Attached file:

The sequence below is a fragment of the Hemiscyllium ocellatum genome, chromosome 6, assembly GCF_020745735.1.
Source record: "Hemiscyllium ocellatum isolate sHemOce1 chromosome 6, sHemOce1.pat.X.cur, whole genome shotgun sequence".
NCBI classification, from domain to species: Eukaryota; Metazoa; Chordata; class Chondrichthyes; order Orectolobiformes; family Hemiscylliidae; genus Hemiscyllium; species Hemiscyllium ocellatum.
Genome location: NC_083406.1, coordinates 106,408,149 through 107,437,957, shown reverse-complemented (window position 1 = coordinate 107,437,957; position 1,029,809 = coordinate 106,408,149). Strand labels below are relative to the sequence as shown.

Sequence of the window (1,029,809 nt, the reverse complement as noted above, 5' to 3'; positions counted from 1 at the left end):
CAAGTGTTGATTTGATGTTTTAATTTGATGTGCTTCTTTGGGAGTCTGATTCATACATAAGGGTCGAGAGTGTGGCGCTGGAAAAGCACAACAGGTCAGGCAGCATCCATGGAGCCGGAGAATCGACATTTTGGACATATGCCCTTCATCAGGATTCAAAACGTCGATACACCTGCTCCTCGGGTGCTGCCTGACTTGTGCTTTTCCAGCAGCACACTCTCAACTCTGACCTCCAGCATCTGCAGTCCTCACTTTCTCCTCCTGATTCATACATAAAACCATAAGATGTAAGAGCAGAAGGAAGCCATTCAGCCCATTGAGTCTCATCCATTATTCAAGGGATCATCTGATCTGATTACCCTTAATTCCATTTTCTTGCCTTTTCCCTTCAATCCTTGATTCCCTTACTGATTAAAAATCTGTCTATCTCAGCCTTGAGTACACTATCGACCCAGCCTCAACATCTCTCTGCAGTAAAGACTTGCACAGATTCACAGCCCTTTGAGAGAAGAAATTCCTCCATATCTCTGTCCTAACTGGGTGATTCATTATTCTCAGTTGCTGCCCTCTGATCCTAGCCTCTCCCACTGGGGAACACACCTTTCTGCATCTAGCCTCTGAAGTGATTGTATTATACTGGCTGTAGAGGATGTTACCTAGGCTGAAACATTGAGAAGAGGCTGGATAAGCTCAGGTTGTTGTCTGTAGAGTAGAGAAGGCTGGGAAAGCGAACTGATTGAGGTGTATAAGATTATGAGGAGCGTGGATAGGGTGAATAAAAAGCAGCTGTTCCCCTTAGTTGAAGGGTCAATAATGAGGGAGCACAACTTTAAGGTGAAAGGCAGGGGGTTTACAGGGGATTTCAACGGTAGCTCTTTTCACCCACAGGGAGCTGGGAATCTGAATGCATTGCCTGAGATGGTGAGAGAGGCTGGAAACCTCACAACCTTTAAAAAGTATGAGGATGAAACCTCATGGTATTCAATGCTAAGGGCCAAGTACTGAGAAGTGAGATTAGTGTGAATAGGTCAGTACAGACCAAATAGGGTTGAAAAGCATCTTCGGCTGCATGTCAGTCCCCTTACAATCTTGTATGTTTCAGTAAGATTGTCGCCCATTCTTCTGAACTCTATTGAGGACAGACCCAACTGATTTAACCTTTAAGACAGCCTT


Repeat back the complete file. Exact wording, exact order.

The sequence below is a fragment of the Hemiscyllium ocellatum genome, chromosome 6, assembly GCF_020745735.1.
Source record: "Hemiscyllium ocellatum isolate sHemOce1 chromosome 6, sHemOce1.pat.X.cur, whole genome shotgun sequence".
NCBI classification, from domain to species: Eukaryota; Metazoa; Chordata; class Chondrichthyes; order Orectolobiformes; family Hemiscylliidae; genus Hemiscyllium; species Hemiscyllium ocellatum.
Genome location: NC_083406.1, coordinates 106,408,149 through 107,437,957, shown reverse-complemented (window position 1 = coordinate 107,437,957; position 1,029,809 = coordinate 106,408,149). Strand labels below are relative to the sequence as shown.

Sequence of the window (1,029,809 nt, the reverse complement as noted above, 5' to 3'; positions counted from 1 at the left end):
CAAGTGTTGATTTGATGTTTTAATTTGATGTGCTTCTTTGGGAGTCTGATTCATACATAAGGGTCGAGAGTGTGGCGCTGGAAAAGCACAACAGGTCAGGCAGCATCCATGGAGCCGGAGAATCGACATTTTGGACATATGCCCTTCATCAGGATTCAAAACGTCGATACACCTGCTCCTCGGGTGCTGCCTGACTTGTGCTTTTCCAGCAGCACACTCTCAACTCTGACCTCCAGCATCTGCAGTCCTCACTTTCTCCTCCTGATTCATACATAAAACCATAAGATGTAAGAGCAGAAGGAAGCCATTCAGCCCATTGAGTCTCATCCATTATTCAAGGGATCATCTGATCTGATTACCCTTAATTCCATTTTCTTGCCTTTTCCCTTCAATCCTTGATTCCCTTACTGATTAAAAATCTGTCTATCTCAGCCTTGAGTACACTATCGACCCAGCCTCAACATCTCTCTGCAGTAAAGACTTGCACAGATTCACAGCCCTTTGAGAGAAGAAATTCCTCCATATCTCTGTCCTAACTGGGTGATTCATTATTCTCAGTTGCTGCCCTCTGATCCTAGCCTCTCCCACTGGGGAACACACCTTTCTGCATCTAGCCTCTGAAGTGATTGTATTATACTGGCTGTAGAGGATGTTACCTAGGCTGAAACATTGAGAAGAGGCTGGATAAGCTCAGGTTGTTGTCTGTAGAGTAGAGAAGGCTGGGAAAGCGAACTGATTGAGGTGTATAAGATTATGAGGAGCGTGGATAGGGTGAATAAAAAGCAGCTGTTCCCCTTAGTTGAAGGGTCAATAATGAGGGAGCACAACTTTAAGGTGAAAGGCAGGGGGTTTACAGGGGATTTCAACGGTAGCTCTTTTCACCCACAGGGAGCTGGGAATCTGAATGCATTGCCTGAGATGGTGAGAGAGGCTGGAAACCTCACAACCTTTAAAAAGTATGAGGATGAAACCTCATGGTATTCAATGCTAAGGGCCAAGTACTGAGAAGTGAGATTAGTGTGAATAGGTCAGTACAGACCAAATAGGGTTGAAAAGCATCTTCGGCTGCATGTCAGTCCCCTTACAATCTTGTATGTTTCAGTAAGATTGTCGCCCATTCTTCTGAACTCTATTGAGGACAGACCCAACTGATTTAACCTTTAAGACAGCCTT